“It is easier to manage work, than it is to manage chronic illness.” – John Bradley
Asthma in the workplace is never an easy topic. As a person who was not shouting asthma diagnosis from the rooftops, and certainly not at the office, I have endured my fair share of stealth inhaler taking, sick days and office gossip. There was even an incident where I had to pretend that I was looking for something in a supply closet because I was so out of breath that I could not make it back to my desk. This incident was a learning lesson that I do not recommend learning the hard way. Colleagues should not have to drive you the ER.
I recently had the pleasure of attending a talk by John Bradley. John is a patient advocate and guru on chronic illness in the workplace. The similarities in our experiences, resonated with me. Here are some general guidelines.
Depending on the severity of your disease, your experiences will likely differ from mine. I went through a significant period of exacerbation where getting through the work day was a mighty feat. I recently heard a comment to describe the situation as “your work day takes everything out of you, that by the end of the day there is nothing left in the tank”. “That was certainly true for myself. I was never a napper but now I generally get 6 good hours out of a day before I need to recharge. The way that I made this work with my 9-5 job was to move towards a split day and a flexible schedule. It took some negotiating and working with my employers on my accommodation needs. These needs are mostly covered under “duty to accommodate.” The realities of duty to accommodate or the employers rebuttal “within reason” or without causing undue “hardships” to your employer are tricky waters to negotiate. I was extremely fortunate that my employer was very understanding and I approached it from an attitude that I could do everything in my portfolio, however that I might need to do some things differently. It did take some finessing. Only disclose information about your asthma within the legal or human rights government parameters, or information that will help you achieve your health and career goals. While you may gain empathy from telling employers or colleagues about how bad your symptoms are. It is not likely going to help you be seen as a good employee, and not a sick person. Employer flexibilities will vary. Be proactive on, how you will get your work done while balancing your asthma. I cannot stress enough that you should have a plan for how you are going to handle this. You need to demonstrate that you are a good be an employee first and a patient second.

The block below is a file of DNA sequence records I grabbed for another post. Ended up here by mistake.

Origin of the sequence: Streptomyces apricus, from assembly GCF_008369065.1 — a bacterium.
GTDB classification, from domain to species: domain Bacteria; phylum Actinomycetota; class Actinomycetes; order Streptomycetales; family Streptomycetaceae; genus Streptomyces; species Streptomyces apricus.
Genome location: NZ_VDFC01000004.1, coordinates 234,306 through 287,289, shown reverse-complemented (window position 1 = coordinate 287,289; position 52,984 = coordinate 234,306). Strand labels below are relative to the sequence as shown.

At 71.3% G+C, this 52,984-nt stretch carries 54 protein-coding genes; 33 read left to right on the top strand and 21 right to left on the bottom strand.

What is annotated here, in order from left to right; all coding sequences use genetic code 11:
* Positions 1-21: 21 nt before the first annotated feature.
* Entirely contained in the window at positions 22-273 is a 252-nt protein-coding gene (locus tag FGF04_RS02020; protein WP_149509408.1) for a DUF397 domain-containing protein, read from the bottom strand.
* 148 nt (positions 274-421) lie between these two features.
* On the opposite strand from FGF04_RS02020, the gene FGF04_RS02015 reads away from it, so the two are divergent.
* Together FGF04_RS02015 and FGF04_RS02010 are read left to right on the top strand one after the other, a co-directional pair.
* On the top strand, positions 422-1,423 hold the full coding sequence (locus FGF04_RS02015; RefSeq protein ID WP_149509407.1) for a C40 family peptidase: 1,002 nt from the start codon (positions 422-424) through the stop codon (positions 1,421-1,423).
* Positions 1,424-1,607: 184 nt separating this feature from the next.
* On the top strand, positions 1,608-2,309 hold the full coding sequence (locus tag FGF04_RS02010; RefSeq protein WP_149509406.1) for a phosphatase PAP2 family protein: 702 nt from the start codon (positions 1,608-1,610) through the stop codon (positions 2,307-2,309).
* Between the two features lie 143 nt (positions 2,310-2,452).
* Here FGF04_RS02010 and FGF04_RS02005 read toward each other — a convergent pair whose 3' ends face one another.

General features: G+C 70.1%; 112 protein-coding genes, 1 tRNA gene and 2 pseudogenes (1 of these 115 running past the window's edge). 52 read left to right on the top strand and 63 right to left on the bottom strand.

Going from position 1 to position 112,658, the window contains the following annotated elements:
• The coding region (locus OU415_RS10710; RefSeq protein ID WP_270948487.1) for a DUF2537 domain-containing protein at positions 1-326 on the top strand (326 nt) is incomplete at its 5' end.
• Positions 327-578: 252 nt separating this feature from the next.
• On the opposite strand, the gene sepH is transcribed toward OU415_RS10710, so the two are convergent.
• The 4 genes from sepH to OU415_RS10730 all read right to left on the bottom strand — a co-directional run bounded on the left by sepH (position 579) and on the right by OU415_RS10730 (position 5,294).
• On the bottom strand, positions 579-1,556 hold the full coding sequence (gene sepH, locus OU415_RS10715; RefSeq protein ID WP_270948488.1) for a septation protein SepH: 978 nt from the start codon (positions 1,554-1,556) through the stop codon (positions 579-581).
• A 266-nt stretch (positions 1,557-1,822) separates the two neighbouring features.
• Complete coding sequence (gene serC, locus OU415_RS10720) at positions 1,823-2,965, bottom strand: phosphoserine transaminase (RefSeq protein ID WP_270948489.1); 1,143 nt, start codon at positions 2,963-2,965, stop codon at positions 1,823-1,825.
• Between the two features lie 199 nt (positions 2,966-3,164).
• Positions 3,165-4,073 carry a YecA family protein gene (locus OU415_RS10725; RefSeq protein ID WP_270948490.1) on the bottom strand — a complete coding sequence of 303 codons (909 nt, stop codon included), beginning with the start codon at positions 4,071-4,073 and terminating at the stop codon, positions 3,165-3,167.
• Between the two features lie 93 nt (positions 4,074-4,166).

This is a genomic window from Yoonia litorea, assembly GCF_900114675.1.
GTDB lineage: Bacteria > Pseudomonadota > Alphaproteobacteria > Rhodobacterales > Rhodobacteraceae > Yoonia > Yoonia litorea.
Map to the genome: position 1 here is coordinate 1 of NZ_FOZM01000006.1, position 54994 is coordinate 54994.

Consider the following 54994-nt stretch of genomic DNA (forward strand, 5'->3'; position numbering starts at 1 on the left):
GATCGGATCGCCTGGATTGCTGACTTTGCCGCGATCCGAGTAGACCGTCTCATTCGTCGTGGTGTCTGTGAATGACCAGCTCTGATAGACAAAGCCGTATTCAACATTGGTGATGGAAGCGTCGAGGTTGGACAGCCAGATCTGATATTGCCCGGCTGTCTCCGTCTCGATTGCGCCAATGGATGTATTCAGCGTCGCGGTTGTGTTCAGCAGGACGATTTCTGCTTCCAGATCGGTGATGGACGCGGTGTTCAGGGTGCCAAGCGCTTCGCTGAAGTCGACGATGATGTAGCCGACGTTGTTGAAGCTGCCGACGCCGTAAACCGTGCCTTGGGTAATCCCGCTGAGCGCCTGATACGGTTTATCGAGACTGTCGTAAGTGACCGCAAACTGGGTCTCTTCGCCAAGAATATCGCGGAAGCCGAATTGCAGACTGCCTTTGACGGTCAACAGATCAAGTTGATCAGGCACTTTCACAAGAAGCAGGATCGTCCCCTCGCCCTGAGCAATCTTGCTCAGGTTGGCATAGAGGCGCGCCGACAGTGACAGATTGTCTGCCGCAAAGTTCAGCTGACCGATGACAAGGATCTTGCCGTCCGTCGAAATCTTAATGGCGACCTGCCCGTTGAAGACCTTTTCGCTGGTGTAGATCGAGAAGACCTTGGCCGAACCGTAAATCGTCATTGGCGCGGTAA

The most challenging part is dealing with an illness that is episodic. Many of my days are good, I don’t even think about my crappy lungs and then other days, I am being smacked in the face by it. The best thing is to have a plan, can you work from home that day or is it a day that you need to take a sick or personal day?
John Bradley breaks down the process as understanding the following in two main categories. The first category is what you need to understand about your illness.
- It wasn’t going away
- Juggling your illness can sometimes be a full-time job, in addition to your job or career. You will need to juggle many things at one.
- Identifying a career path where you can succeed at being employed and managing your illness.
- Being successful at being ill
- The only certainty, is uncertainty
The second concept he discusses is, what do you do once you have sorted out the above considerations.
- Being ill vs knowing you are ill. There is a difference between being ill and having an outlook on your illness that you are still productive.
- Having a career/Health strategy. Understand where you want your career and health to go. Identify your priorities for both and make a plan to achieve those goals.
- Putting your strategy in action. This the management strategy that you determined in step 2.
- Sharing information with your employers. Be strategic. Only share what helps support your career/health strategy. You want to be seen as a good productive employee.
- Understanding what constitute success. Is success for you managing your full time job and severe asthma? Is it having a focus on health and considering part time work instead?
There can be some stress involved in developing work strategies. However, once you have them sorted out, you may find that you are less stressed about that component and can keep things in balance.
I would love to hear what your strategies are for managing your asthma in the workplace.